Unsheltered homeless may gain housing priority
By Rob Perez
Advertiser Staff Writer
By Rob Perez
The state is still considering changes to a controversial policy assigning preferences for hard-to-get public housing, but a decision won't come for at least another month.
The current policy gives preference to, among other groups, people living in homeless shelters who are complying with a social services plan. But homeless people living on the beach, in their cars or in other makeshift quarters get no preference, a situation that critics say is unfair.
Board members of the Hawai'i Public Housing Authority yesterday discussed pros and cons of possible changes, heard recommendations from several people attending the monthly board meeting and then scheduled a decision for next month's meeting.
Shane Yaw, an advocate for the poor, suggested that people living under the stars be given preference over those in shelters because their need for housing is greater. But at the same time, he said, the state should make the screening process for drug abuse and other problems more stringent to make the public-housing environments safer.
John Robert Unruh, a Legal Aid Society of Hawai'i attorney, questioned whether requiring a homeless person to comply with a social services plan should be a blanket requirement, noting that some people are capable of keeping a job and paying rent without help from a social worker. A social services plan provides clients with life-skills training to help turn their lives around.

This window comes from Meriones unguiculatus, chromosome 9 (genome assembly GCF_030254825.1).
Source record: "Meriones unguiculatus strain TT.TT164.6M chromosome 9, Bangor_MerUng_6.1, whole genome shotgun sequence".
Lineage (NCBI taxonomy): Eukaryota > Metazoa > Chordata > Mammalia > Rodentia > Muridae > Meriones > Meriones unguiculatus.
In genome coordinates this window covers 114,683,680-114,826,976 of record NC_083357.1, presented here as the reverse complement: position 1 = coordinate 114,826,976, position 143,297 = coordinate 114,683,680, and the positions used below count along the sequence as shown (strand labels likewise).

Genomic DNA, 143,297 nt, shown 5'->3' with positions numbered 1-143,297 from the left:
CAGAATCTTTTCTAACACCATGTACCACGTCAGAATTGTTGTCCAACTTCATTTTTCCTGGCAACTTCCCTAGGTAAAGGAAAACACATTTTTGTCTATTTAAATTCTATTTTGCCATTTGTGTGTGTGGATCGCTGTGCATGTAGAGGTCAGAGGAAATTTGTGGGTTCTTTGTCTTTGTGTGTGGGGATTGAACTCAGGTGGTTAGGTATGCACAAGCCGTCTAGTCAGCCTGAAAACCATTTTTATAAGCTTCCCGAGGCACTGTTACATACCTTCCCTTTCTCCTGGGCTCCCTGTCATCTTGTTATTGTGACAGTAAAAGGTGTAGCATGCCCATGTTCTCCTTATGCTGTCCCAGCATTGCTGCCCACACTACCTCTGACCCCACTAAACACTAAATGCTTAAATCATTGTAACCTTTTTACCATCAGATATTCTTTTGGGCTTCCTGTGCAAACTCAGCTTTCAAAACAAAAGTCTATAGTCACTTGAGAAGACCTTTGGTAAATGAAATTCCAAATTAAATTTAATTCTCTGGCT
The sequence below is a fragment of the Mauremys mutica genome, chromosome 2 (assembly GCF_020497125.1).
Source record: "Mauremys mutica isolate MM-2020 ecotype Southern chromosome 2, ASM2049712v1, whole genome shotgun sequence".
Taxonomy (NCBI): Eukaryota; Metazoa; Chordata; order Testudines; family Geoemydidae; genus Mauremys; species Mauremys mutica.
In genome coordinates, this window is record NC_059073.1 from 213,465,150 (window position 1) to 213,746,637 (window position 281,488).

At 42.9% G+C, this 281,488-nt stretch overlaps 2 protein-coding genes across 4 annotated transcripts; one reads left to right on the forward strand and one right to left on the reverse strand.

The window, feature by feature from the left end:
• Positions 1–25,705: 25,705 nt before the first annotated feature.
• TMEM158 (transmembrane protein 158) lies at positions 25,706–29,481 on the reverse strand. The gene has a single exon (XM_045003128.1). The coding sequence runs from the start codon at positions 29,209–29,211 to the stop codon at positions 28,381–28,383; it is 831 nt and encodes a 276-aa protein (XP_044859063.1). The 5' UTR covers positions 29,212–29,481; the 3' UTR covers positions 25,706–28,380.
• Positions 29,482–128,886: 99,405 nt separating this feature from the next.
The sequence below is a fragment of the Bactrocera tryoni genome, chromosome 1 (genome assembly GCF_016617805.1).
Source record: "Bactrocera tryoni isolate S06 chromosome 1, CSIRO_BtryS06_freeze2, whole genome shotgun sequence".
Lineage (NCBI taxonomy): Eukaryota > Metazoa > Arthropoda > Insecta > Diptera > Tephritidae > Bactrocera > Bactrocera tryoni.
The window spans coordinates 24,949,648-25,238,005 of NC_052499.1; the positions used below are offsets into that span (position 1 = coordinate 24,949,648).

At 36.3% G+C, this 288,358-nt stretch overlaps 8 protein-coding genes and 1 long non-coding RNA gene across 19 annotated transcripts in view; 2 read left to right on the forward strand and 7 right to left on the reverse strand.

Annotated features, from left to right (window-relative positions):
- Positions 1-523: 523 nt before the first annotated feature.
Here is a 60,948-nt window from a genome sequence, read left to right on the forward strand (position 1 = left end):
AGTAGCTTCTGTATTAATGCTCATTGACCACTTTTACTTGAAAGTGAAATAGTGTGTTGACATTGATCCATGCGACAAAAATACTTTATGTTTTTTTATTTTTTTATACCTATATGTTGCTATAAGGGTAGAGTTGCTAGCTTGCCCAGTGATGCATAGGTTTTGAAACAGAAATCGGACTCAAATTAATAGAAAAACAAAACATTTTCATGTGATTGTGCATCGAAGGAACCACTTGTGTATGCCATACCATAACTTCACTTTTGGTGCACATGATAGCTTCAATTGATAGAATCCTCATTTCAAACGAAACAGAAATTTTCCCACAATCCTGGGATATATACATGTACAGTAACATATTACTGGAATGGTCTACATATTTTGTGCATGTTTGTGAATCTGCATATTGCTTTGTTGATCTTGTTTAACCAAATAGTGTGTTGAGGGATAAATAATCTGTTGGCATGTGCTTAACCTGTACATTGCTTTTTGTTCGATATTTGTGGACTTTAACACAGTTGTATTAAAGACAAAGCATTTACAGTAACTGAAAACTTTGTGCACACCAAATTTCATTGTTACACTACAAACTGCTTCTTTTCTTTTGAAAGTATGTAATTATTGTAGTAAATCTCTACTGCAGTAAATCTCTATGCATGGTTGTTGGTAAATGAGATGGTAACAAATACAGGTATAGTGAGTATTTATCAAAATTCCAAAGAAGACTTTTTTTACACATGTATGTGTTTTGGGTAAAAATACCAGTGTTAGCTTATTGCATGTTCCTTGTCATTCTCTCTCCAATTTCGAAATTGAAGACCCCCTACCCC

The housing board previously approved a proposed policy that eliminates the shelter requirement and establishes three preference categories of equal weight: domestic violence victims, families involuntarily displaced and homeless people who are or have participated in a homeless program and are complying with a social services plan.
Now the board is considering whether to amend that proposal again before holding public hearings on the changes.
Board member Carol Ignacio of the Big Island said agencies have a difficult time providing social services plans when dealing with transient clients such as those on the beach.
But if being in a shelter is a requirement for preference, shelter spaces are so scarce, especially on the Neighbor Islands, that many unsheltered homeless will "almost never have an opportunity to get into public housing," she said.
About 12,000 people are on a wait listing for federally subsidized public housing in Hawai'i, and the waits average three to six years.
Reach Rob Perez at email@example.com.